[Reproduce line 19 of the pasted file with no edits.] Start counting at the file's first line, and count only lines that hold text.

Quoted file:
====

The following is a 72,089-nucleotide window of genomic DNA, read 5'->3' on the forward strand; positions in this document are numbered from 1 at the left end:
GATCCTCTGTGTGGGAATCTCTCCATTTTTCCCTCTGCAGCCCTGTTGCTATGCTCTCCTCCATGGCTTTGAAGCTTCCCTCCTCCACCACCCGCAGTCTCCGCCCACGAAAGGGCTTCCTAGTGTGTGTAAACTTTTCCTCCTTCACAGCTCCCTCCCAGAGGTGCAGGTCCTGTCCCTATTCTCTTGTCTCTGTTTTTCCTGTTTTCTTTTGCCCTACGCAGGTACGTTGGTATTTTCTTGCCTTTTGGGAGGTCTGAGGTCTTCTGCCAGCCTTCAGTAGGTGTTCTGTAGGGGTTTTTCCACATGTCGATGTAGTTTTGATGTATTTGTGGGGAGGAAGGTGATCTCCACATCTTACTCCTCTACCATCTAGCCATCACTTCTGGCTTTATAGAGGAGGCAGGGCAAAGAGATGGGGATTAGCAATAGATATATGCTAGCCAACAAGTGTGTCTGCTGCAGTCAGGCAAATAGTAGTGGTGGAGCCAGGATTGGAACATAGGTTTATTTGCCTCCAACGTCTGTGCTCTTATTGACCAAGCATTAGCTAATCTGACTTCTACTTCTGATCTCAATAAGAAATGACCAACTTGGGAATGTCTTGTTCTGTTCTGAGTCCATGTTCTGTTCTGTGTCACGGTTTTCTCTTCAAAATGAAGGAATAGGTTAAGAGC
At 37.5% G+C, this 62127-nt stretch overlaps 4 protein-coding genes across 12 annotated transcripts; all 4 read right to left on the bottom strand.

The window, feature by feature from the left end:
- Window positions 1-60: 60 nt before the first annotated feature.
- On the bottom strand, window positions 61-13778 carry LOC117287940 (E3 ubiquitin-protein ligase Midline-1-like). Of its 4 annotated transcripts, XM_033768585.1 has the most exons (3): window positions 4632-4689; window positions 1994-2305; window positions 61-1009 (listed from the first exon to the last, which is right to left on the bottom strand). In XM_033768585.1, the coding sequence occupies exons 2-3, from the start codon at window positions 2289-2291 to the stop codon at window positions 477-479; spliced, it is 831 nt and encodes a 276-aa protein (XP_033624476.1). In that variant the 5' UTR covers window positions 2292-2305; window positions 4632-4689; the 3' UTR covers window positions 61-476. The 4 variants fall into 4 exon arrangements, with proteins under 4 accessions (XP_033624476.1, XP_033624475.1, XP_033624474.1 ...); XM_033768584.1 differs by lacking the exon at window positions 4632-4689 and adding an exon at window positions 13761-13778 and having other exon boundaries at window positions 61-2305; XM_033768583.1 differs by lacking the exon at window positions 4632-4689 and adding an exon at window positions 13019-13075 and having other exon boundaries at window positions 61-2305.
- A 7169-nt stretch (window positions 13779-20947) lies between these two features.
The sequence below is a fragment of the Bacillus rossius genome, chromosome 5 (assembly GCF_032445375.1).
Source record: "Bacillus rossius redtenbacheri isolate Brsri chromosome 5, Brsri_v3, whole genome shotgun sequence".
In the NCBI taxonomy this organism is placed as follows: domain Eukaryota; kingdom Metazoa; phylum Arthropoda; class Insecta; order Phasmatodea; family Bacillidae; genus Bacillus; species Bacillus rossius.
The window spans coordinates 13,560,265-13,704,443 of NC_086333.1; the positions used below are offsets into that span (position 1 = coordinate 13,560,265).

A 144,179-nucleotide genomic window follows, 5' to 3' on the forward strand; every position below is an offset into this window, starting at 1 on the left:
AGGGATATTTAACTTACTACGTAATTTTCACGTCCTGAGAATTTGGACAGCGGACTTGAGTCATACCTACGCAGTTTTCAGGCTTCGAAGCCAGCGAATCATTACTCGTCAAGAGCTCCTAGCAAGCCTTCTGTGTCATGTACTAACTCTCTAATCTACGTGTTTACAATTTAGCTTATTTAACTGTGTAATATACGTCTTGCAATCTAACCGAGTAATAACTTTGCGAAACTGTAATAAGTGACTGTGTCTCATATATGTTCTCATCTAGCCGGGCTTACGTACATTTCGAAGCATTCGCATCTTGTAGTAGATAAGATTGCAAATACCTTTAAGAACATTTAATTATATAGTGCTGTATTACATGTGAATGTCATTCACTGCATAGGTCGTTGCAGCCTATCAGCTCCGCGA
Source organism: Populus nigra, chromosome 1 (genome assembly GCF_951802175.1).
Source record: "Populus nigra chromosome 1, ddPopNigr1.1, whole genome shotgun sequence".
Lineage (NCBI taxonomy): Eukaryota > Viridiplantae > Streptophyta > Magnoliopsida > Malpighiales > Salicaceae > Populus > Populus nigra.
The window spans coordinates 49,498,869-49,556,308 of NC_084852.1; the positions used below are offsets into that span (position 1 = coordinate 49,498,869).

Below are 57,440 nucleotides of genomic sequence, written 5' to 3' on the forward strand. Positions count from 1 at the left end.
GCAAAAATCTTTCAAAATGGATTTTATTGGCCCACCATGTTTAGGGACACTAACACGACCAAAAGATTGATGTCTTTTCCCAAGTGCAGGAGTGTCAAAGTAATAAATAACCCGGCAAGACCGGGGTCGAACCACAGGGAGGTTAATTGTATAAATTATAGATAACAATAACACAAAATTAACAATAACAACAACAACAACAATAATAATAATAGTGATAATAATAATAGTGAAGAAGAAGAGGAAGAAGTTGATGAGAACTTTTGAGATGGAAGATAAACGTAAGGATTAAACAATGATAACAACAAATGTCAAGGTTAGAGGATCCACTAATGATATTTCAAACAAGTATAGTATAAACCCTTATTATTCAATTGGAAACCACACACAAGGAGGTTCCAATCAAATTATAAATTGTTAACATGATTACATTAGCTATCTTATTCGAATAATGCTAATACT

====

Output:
GCAAAAATCTTTCAAAATGGATTTTATTGGCCCACCATGTTTAGGGACACTAACACGACCAAAAGATTGATGTCTTTTCCCAAGTGCAGGAGTGTCAAAGTAATAAATAACCCGGCAAGACCGGGGTCGAACCACAGGGAGGTTAATTGTATAAATTATAGATAACAATAACACAAAATTAACAATAACAACAACAACAACAATAATAATAATAGTGATAATAATAATAGTGAAGAAGAAGAGGAAGAAGTTGATGAGAACTTTTGAGATGGAAGATAAACGTAAGGATTAAACAATGATAACAACAAATGTCAAGGTTAGAGGATCCACTAATGATATTTCAAACAAGTATAGTATAAACCCTTATTATTCAATTGGAAACCACACACAAGGAGGTTCCAATCAAATTATAAATTGTTAACATGATTACATTAGCTATCTTATTCGAATAATGCTAATACT